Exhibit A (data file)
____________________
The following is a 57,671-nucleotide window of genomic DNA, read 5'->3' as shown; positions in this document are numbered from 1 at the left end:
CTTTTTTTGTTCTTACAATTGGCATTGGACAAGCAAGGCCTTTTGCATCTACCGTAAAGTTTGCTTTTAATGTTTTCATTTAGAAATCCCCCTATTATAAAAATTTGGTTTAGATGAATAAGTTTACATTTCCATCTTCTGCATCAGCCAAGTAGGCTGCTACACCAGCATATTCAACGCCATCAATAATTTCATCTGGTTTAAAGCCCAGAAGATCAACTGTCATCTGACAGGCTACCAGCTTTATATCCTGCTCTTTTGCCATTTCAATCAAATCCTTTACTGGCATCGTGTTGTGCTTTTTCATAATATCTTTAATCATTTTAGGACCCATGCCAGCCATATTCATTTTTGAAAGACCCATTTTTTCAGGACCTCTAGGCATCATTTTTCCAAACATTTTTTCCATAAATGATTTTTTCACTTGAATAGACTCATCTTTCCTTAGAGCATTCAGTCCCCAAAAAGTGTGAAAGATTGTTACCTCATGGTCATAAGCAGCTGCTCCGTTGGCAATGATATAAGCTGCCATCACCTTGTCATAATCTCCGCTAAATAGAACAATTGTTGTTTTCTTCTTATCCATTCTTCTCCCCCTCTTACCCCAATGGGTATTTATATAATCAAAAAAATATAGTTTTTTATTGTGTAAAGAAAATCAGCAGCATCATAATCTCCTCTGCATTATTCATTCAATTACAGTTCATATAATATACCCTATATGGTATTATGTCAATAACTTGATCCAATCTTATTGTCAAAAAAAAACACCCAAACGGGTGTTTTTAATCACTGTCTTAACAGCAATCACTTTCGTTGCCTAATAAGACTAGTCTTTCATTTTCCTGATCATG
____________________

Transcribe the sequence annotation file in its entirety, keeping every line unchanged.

The following is a 57,671-nucleotide window of genomic DNA, read 5'->3' as shown; positions in this document are numbered from 1 at the left end:
CTTTTTTTGTTCTTACAATTGGCATTGGACAAGCAAGGCCTTTTGCATCTACCGTAAAGTTTGCTTTTAATGTTTTCATTTAGAAATCCCCCTATTATAAAAATTTGGTTTAGATGAATAAGTTTACATTTCCATCTTCTGCATCAGCCAAGTAGGCTGCTACACCAGCATATTCAACGCCATCAATAATTTCATCTGGTTTAAAGCCCAGAAGATCAACTGTCATCTGACAGGCTACCAGCTTTATATCCTGCTCTTTTGCCATTTCAATCAAATCCTTTACTGGCATCGTGTTGTGCTTTTTCATAATATCTTTAATCATTTTAGGACCCATGCCAGCCATATTCATTTTTGAAAGACCCATTTTTTCAGGACCTCTAGGCATCATTTTTCCAAACATTTTTTCCATAAATGATTTTTTCACTTGAATAGACTCATCTTTCCTTAGAGCATTCAGTCCCCAAAAAGTGTGAAAGATTGTTACCTCATGGTCATAAGCAGCTGCTCCGTTGGCAATGATATAAGCTGCCATCACCTTGTCATAATCTCCGCTAAATAGAACAATTGTTGTTTTCTTCTTATCCATTCTTCTCCCCCTCTTACCCCAATGGGTATTTATATAATCAAAAAAATATAGTTTTTTATTGTGTAAAGAAAATCAGCAGCATCATAATCTCCTCTGCATTATTCATTCAATTACAGTTCATATAATATACCCTATATGGTATTATGTCAATAACTTGATCCAATCTTATTGTCAAAAAAAAACACCCAAACGGGTGTTTTTAATCACTGTCTTAACAGCAATCACTTTCGTTGCCTAATAAGACTAGTCTTTCATTTTCCTGATCATG